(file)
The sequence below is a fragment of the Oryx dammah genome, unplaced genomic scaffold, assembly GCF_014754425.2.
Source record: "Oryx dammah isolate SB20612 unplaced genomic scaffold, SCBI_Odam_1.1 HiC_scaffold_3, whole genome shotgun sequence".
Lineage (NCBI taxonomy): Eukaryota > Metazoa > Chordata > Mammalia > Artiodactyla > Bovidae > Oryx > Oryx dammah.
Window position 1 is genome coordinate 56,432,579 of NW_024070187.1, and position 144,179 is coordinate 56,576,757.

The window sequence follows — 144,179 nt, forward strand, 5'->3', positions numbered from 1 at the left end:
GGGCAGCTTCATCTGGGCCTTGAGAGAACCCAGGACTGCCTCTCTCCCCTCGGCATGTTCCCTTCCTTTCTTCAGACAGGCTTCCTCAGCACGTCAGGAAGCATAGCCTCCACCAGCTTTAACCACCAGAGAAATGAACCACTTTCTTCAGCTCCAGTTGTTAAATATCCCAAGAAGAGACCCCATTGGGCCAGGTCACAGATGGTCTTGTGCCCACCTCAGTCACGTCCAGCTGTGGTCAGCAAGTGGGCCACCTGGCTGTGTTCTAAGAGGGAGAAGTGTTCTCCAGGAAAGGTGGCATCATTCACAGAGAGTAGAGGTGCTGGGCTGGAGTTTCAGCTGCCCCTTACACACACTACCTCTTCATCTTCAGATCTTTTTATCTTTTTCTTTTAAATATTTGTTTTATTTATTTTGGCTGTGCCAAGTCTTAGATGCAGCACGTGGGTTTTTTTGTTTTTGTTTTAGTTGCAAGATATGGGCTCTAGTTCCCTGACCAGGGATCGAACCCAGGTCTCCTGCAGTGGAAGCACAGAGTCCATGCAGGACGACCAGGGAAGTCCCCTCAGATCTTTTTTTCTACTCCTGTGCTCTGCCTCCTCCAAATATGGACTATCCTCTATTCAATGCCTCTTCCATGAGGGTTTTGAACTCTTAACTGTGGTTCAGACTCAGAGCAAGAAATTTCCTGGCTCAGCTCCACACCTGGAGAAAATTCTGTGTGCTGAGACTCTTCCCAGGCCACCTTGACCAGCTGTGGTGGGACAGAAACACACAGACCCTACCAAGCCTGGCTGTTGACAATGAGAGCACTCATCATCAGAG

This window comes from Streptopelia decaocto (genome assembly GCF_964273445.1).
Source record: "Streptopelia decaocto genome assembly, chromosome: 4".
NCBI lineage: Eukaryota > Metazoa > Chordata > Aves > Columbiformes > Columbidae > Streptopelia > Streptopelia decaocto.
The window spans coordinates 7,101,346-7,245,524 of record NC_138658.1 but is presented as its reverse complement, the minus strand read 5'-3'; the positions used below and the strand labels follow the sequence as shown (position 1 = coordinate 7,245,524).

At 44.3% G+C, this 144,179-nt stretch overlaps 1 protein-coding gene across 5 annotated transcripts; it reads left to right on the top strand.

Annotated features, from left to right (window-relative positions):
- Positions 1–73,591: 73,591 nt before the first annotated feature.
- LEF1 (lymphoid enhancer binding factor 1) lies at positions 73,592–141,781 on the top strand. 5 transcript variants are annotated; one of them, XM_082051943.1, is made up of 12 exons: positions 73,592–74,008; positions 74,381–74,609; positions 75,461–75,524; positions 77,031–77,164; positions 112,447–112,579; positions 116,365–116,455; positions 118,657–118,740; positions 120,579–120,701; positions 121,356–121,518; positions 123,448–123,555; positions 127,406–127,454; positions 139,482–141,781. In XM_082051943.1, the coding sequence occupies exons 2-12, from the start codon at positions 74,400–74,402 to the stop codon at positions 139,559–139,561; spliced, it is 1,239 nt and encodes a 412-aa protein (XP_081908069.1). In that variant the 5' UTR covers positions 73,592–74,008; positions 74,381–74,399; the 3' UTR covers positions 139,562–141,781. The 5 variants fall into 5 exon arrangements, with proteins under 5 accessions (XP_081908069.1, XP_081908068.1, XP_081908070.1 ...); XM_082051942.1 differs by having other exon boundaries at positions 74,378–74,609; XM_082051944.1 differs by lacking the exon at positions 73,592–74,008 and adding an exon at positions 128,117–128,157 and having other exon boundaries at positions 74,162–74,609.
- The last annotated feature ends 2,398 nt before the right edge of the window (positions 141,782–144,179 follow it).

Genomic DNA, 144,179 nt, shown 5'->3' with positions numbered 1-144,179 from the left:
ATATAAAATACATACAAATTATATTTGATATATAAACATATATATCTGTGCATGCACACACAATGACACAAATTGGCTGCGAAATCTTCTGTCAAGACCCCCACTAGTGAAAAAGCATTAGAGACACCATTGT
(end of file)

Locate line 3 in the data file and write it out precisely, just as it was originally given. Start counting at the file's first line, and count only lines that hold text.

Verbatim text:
Lineage (NCBI taxonomy): Eukaryota > Metazoa > Chordata > Mammalia > Artiodactyla > Bovidae > Oryx > Oryx dammah.